After first previewing the tool last September, then launching an initial, small-scale test in February, YouTube is now expanding the roll-out of its pre-publish Checks tool, which analyzes the content of your video for a range of potential violations, including copyright concerns, before you publish your clip.
As you can see here, the new Checks system, available via YouTube Studio (on desktop) will analyze your video for both ‘Ad Suitability’ – i.e. any concerns that may stop YouTube showing ads in your videos – and copyright violations.
The Ad Suitability checks will only be available to monetizing creators, while copyright checks will be available to all creators, once fully rolled out.
The checks can take anywhere from a few minutes to half an hour, depending on your video length, content, etc. Once the system has gone through your content, it will alert you to any errors, which you can then either address or further investigate before publishing, thereby avoiding any copystrikes at a later stage.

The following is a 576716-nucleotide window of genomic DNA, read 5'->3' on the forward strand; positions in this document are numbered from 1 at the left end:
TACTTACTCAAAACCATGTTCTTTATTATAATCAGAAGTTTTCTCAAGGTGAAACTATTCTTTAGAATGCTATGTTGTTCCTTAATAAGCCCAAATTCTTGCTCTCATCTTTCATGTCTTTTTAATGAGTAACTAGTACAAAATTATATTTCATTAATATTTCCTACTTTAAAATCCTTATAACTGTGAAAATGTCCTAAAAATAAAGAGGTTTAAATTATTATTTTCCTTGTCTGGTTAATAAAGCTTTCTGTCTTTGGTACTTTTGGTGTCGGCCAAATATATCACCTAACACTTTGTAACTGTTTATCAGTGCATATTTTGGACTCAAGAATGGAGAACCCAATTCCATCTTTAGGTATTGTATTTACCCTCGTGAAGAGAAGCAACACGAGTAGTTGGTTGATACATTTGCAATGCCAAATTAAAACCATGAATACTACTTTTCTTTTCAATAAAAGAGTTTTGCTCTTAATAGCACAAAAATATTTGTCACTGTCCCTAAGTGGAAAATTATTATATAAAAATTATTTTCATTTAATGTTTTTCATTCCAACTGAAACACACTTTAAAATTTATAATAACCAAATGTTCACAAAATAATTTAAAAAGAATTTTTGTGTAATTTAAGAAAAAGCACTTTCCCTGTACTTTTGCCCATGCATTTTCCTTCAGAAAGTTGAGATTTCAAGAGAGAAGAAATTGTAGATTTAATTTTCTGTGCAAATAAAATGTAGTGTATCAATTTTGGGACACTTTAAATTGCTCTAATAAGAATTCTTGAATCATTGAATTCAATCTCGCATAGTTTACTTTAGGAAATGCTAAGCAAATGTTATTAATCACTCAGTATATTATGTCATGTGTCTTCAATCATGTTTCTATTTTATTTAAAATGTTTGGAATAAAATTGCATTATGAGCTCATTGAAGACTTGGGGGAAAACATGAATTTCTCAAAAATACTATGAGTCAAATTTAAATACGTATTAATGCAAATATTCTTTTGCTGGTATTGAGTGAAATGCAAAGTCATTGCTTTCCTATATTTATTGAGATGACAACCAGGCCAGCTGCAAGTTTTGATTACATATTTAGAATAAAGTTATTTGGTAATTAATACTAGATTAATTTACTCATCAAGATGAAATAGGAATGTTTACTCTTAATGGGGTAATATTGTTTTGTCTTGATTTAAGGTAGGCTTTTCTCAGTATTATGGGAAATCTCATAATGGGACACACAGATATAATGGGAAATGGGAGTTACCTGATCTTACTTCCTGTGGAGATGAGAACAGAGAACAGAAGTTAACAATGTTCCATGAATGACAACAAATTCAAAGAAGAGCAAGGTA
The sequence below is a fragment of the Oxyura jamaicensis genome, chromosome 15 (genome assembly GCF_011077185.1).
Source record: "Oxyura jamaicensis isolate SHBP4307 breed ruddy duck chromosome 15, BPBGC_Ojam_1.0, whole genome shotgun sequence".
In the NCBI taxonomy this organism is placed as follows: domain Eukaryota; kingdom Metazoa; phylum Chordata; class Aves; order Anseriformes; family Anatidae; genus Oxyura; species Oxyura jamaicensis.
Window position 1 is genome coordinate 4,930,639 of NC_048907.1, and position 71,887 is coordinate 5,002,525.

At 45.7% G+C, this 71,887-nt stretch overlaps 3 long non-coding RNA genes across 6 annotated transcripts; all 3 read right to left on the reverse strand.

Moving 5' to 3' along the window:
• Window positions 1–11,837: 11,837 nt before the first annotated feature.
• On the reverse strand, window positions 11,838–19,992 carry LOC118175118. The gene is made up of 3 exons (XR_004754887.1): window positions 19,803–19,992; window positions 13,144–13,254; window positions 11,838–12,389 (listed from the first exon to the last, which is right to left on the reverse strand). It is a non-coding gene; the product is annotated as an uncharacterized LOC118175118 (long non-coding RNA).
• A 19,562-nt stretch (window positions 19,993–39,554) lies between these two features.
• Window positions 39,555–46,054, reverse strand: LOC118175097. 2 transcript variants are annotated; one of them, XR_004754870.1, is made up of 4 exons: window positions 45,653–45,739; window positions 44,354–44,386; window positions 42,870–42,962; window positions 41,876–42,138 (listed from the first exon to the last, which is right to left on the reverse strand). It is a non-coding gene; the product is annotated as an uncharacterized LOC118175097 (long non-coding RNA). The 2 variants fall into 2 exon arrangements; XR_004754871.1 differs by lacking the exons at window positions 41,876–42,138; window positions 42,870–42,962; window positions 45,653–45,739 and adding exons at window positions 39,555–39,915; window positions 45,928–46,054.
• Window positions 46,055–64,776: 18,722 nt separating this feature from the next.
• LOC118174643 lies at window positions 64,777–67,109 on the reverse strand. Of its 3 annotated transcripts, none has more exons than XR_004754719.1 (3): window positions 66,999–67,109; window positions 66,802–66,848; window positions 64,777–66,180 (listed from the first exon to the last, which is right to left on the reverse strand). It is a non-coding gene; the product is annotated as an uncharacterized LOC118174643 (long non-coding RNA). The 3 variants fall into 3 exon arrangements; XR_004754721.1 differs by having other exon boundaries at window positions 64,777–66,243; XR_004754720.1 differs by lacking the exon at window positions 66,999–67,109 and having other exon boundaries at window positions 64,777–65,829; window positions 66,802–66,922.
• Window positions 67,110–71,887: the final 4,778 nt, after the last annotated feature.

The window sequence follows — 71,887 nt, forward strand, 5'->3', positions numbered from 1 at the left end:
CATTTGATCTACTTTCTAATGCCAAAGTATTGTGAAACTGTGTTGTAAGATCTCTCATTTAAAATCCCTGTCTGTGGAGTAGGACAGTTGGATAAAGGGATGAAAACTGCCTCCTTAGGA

Which have been a major headache for YouTube creators. Over the last few years, big publishers have created whole teams entirely devoted to weeding out possible copyright violations online, with a view to taking in as much of the revenue generated from such as they possibly can.
YouTube has been working to add in new tools to help creators navigate this intensifying copyright minefield. In 2019, YouTube updated its processes to remove the financial incentive for publishers to claim very short and unintentional music use, while in January last year, the platform also added a new process which gives creators the option to automatically remove a claimed section from their video clip.
That’s helpful, but it still ruins the full, original clip. The new pre-check process could be a significant upgrade in this respect. YouTube notes that the system is not perfect, and it won’t rule out manual claims. But again, it could help creators avoid headaches with such down the line.
As noted by social media expert Matt Navarra, and others, more creators are now seeing the Checks option appear in their upload flow, so you may have access now, or it may be still on its way for your account.
In addition to this, YouTube is also launching new cumulative subscription stats in YouTube Analytics, so you can see how your audience is growing over time, while it’s also expanding its test of product recommendations based on visual detection in videos.
The latter could have major implications for eCommerce – it’s still in its early stages, but YouTube is now looking to broaden the test field.